October 20 Ancient Rome History is woven through the streets and neighborhoods of Rome as in no other city. Today we’ll explore the many wonders of ancient Rome when we visit the magnificent Colosseum. From the most sacred hill of ancient Rome, Campidoglio, we’ll view the Forum. You’ll also view the Circus Maximus, Mamertine Prison, the Arch of Titus, the famous Baths of Caracalla and the Arch of Constantine. We’ll see the Victor Emanuel Monument and the Monti Region, Rome’s most ancient neighborhood, which spreads over three of her seven hills. Board the beautiful Royal Caribbean Mariner of the Seas.

October 21 & 22 At Sea

October 23 & 24 Alexandria & Cairo, Egypt Dock in Alexandria, founded in 331 BC by Alexander the Great. See the site of the ancient library, lighthouse, and Pompey’s Pillar during your tour of Alexandria. Visit the catacombs and enjoy time to explore the old city. Travel to Cairo, the capital city of Egypt which means “The Vanquisher” or “The Triumphant.” Cairo is the most populated metropolitan area in Africa. See the Great Pyramids of Giza, the Egypt Museum, and the King Tut Treasures.

October 25 & 26 Joppa, Caesarea, & Jerusalem, Israel Drive through Biblical Joppa, now the port city of Jaffa. Jonah sailed from here, and Peter raised Dorcas from the dead while staying with Simon the Tanner. Visit Caesarea and see the impressive theater and aqueduct. Here Cornelius became the first gentile convert and Paul was later imprisoned before being sent to Rome. Travel to Jerusalem and visit the Upper Room, the traditional site of the Last Supper. Visit the House of the High Priest Caiaphas, where Jesus was tried before the Sanhedrin. Stand upon the Mount of Olives and view the city as Jesus did. Wander among the olive trees of the Garden of Gethsemane. Enter the Old City and visit the Pool of Bethesda. We’ll walk along the Via Dolorosa to the Church of the Holy Sepulcher.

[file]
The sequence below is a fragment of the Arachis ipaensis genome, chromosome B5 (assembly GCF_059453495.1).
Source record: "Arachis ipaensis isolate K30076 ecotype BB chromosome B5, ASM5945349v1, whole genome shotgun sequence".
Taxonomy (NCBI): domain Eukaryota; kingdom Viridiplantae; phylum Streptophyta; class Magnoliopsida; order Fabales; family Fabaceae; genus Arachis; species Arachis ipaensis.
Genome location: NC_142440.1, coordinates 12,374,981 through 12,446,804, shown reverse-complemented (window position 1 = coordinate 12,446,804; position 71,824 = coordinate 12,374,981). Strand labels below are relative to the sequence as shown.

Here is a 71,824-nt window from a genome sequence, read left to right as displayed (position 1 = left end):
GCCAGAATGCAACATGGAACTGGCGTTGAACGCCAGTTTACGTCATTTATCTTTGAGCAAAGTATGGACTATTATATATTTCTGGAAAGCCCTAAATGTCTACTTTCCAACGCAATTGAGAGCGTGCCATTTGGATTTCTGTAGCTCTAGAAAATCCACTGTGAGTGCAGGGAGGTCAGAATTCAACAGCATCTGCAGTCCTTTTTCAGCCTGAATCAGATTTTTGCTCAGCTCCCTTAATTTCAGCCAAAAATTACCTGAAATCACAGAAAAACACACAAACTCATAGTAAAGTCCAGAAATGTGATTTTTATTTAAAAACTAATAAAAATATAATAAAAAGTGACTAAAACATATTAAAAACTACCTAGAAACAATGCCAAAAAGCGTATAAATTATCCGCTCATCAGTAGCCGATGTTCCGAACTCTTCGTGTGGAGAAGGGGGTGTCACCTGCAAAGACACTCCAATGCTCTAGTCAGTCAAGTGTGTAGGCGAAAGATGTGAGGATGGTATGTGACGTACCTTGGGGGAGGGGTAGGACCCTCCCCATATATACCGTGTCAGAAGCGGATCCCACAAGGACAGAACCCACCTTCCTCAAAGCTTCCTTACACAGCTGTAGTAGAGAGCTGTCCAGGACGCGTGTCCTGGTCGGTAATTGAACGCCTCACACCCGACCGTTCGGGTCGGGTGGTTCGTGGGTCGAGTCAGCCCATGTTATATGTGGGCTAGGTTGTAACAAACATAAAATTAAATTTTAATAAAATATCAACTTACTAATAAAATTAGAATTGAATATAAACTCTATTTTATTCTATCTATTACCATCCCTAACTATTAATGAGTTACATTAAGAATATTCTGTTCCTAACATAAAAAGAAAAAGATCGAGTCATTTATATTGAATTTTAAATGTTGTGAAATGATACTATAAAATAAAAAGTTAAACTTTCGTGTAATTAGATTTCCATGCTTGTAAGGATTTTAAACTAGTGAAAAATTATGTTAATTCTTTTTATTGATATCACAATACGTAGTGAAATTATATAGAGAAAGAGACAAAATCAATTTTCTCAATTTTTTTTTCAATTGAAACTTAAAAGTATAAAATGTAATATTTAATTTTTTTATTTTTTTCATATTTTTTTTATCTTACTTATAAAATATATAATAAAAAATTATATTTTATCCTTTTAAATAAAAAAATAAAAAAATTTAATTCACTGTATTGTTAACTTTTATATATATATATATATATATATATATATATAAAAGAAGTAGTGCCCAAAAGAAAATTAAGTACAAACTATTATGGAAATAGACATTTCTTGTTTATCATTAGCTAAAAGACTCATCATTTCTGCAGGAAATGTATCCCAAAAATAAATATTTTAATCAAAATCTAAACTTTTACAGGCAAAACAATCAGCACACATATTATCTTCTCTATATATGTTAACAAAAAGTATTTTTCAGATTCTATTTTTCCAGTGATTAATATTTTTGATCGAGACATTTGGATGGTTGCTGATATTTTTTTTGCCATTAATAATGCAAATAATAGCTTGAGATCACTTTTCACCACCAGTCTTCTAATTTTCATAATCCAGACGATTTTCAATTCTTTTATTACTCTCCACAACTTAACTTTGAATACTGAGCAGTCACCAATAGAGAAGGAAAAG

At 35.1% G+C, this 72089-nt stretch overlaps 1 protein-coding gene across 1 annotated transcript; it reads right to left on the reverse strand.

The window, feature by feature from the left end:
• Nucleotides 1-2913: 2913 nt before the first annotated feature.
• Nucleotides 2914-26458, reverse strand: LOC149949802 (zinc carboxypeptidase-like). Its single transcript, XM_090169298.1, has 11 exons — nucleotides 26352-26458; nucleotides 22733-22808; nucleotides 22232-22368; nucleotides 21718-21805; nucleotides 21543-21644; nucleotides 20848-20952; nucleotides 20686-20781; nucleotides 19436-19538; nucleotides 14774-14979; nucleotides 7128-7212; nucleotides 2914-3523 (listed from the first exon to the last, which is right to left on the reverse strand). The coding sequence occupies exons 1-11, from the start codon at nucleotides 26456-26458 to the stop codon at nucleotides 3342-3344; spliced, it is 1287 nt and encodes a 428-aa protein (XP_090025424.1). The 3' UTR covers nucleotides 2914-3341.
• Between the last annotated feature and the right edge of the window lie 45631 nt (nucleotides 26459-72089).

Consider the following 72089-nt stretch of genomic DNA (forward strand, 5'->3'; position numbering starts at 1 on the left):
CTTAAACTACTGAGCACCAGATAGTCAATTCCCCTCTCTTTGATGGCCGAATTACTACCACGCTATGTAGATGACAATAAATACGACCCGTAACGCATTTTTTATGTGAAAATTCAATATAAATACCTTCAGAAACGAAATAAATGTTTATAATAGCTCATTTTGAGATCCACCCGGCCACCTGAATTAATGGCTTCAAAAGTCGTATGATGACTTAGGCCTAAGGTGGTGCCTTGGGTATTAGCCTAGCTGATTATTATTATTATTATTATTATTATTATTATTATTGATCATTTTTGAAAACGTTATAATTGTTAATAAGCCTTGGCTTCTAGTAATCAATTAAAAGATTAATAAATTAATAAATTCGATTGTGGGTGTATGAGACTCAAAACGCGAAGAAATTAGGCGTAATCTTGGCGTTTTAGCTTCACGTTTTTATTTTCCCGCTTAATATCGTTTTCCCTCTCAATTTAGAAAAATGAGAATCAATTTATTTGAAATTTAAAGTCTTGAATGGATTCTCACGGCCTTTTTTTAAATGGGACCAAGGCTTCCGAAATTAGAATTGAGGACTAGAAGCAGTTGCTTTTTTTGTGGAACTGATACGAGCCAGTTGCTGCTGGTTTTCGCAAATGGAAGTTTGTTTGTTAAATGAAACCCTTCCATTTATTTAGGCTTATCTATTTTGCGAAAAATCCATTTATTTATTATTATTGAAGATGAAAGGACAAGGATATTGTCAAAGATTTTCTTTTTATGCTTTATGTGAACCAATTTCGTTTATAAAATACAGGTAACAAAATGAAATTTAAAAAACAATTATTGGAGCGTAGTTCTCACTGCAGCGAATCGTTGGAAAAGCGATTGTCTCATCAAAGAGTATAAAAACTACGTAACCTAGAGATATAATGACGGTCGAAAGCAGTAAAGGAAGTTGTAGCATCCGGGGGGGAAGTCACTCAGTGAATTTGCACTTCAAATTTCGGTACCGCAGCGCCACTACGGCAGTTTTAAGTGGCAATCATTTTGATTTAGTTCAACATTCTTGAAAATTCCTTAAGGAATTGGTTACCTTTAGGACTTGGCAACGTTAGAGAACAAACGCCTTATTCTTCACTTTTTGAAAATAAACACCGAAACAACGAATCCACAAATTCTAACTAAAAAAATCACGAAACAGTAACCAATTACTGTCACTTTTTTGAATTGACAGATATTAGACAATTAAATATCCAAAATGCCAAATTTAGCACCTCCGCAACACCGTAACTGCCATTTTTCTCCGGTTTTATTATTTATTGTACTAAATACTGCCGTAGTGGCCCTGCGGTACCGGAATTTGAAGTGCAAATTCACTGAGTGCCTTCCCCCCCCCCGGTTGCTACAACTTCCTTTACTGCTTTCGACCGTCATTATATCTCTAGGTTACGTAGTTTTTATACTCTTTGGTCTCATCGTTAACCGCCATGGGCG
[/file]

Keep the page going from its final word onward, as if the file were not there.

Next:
October 27 The Galilee, Israel Travel inland to the Sea of Galilee. We’ll stand on the Mount of the Beatitudes where Jesus gave his most well known sermon (Luke 6:12‐49). At Tabgha, the traditional location for the calling of the disciples and the feeding of the 5000, you’ll visit the Church of the Fish and the Loaves (Luke 9:10‐17). Visit the Chapel of the Primacy where three times Peter professed his devotion to the risen Christ (John 21). Travel to the shore town of Capernaum where Jesus called Peter, Andrew, James, John (Matt 4:13) and later Matthew.

October 28 At Sea

October 29 Ephesus, Turkey Journey to Ephesus, the marble city where Paul spent three years of his ministry. The ruins of Ephesus have been restored much like the city was in Paul’s time. You will visit the ancient Agora and view the Great Theater

October 30 Athens & Corinth, Greece Travel to Corinth, a city that inspired St. Paul’s most familiar letters. You will visit the Archaeological Museum, the Market Place, and Temples. Walk among the ruins and stand on the Bema where Paul stood. The architectural splendors of the ancient city of Athens are as magnificent as ever. Visit the world renowned Acropolis, the Propylaea, and the Parthenon. View Mars Hill where Paul debated with the intellectual community of his day. Time permitting, walk among the ruins of the Agora, the ancient market place and center of Athenian public life. You will view the Olympic Stadium, birthplace of the modern Olympics.

October 31 Chania, Crete Dock in Crete, Paul set sail from Crete on his voyage which ended in shipwreck. Chania is known for the Venetian Harbour, the old port, the narrow shopping streets and waterfront restaurants. Much of the Chania you will want to see is clustered close to the harbor ‐ see the Byzantine Museum, Naval Museum, or perhaps take a trip ouside of Chania to one of the several surrounding monasteries such as Samaria Gorge.

November 1 At Sea

November 2 Return to the USA Dock in Civitavecchia, Italy. Transfer to the Rome airport. Return to the U.S. with memories to share.

Read Full Post »